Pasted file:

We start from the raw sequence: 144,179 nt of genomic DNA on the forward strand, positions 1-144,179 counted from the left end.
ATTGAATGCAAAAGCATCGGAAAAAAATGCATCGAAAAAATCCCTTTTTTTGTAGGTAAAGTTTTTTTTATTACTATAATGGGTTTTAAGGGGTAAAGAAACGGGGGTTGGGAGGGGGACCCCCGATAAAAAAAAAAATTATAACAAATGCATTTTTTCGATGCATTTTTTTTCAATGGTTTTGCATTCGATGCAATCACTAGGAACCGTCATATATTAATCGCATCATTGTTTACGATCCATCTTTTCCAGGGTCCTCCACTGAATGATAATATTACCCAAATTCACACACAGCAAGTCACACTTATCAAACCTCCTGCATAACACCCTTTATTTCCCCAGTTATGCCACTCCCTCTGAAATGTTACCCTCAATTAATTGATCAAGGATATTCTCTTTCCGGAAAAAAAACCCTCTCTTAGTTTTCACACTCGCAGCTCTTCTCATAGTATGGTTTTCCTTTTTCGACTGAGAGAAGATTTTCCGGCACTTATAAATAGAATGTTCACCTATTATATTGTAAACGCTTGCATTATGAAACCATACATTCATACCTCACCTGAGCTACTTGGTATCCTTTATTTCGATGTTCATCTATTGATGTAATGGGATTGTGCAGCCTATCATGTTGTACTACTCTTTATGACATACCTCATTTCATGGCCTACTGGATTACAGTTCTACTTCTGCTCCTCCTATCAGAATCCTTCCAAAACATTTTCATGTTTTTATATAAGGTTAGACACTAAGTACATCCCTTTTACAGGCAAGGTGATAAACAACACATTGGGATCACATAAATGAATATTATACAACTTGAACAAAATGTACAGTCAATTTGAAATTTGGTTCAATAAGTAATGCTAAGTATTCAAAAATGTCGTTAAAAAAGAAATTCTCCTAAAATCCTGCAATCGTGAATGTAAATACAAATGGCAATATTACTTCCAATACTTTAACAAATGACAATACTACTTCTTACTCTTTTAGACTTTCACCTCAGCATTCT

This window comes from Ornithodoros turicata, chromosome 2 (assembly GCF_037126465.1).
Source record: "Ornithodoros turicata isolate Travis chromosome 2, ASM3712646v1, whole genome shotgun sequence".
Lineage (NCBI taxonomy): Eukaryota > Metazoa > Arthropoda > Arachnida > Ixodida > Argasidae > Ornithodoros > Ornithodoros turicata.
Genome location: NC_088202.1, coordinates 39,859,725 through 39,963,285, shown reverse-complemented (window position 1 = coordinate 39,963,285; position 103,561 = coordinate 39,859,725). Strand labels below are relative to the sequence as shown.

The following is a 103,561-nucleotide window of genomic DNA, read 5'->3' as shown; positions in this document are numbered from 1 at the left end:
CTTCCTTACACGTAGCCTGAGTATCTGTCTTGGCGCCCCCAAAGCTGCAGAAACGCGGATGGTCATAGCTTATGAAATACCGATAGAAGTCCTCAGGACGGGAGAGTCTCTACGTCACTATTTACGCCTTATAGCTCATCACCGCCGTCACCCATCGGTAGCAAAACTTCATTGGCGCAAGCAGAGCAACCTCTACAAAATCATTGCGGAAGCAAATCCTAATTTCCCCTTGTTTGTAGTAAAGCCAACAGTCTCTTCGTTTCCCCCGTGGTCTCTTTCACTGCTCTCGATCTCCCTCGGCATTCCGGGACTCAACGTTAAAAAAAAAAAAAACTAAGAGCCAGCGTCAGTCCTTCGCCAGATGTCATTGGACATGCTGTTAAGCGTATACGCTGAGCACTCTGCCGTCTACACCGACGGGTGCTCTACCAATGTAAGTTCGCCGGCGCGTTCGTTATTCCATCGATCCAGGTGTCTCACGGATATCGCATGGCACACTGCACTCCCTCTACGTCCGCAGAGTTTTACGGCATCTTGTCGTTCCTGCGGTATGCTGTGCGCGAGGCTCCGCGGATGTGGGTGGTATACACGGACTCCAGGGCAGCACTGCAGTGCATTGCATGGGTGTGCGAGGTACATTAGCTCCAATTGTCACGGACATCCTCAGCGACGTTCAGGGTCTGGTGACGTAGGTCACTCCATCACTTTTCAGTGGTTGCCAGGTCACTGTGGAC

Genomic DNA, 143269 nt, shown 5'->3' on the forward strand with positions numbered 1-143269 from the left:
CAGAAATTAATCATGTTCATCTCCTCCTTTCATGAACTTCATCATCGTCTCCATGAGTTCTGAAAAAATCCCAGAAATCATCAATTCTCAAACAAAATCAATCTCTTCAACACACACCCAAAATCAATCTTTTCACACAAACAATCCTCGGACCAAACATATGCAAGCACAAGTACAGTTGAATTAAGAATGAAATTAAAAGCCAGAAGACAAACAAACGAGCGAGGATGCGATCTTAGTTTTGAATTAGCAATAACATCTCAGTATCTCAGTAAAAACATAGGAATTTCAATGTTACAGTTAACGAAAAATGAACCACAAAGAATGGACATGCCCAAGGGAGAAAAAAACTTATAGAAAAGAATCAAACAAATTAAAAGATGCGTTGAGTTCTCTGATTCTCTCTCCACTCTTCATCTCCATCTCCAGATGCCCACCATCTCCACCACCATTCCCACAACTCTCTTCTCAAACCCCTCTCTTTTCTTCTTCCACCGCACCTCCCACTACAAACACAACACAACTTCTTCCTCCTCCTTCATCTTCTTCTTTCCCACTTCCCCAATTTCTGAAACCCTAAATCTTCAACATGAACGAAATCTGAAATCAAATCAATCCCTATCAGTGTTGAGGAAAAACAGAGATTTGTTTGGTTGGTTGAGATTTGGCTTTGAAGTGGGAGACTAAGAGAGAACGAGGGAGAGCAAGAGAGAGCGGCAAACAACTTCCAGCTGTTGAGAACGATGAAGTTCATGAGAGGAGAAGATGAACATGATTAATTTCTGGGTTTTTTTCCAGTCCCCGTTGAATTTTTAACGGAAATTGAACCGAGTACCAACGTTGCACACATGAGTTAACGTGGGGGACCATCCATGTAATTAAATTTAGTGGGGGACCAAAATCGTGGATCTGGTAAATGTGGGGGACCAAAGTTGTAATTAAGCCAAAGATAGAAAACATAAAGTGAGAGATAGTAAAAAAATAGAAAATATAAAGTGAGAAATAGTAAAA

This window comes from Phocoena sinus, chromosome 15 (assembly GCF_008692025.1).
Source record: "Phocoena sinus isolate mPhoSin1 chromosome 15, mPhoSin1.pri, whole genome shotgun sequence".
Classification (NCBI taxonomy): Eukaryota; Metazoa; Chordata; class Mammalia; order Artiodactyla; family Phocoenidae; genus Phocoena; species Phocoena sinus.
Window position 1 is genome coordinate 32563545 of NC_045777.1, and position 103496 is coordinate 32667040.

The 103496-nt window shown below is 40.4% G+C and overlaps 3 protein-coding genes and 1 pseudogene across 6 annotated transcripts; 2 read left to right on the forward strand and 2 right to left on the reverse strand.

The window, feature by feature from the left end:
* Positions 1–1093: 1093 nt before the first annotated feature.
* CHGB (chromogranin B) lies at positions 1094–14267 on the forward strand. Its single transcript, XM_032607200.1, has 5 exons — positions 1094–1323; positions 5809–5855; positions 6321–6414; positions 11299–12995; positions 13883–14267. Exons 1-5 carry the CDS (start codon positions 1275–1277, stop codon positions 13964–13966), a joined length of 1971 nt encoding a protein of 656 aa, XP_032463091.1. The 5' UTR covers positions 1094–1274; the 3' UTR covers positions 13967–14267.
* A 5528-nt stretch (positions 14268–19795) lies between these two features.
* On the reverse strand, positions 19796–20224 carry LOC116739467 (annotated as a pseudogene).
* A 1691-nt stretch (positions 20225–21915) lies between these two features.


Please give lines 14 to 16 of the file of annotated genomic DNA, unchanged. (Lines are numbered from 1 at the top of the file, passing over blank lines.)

Window position 1 is genome coordinate 32563545 of NC_045777.1, and position 103496 is coordinate 32667040.

The 103496-nt window shown below is 40.4% G+C and overlaps 3 protein-coding genes and 1 pseudogene across 6 annotated transcripts; 2 read left to right on the forward strand and 2 right to left on the reverse strand.

The window, feature by feature from the left end: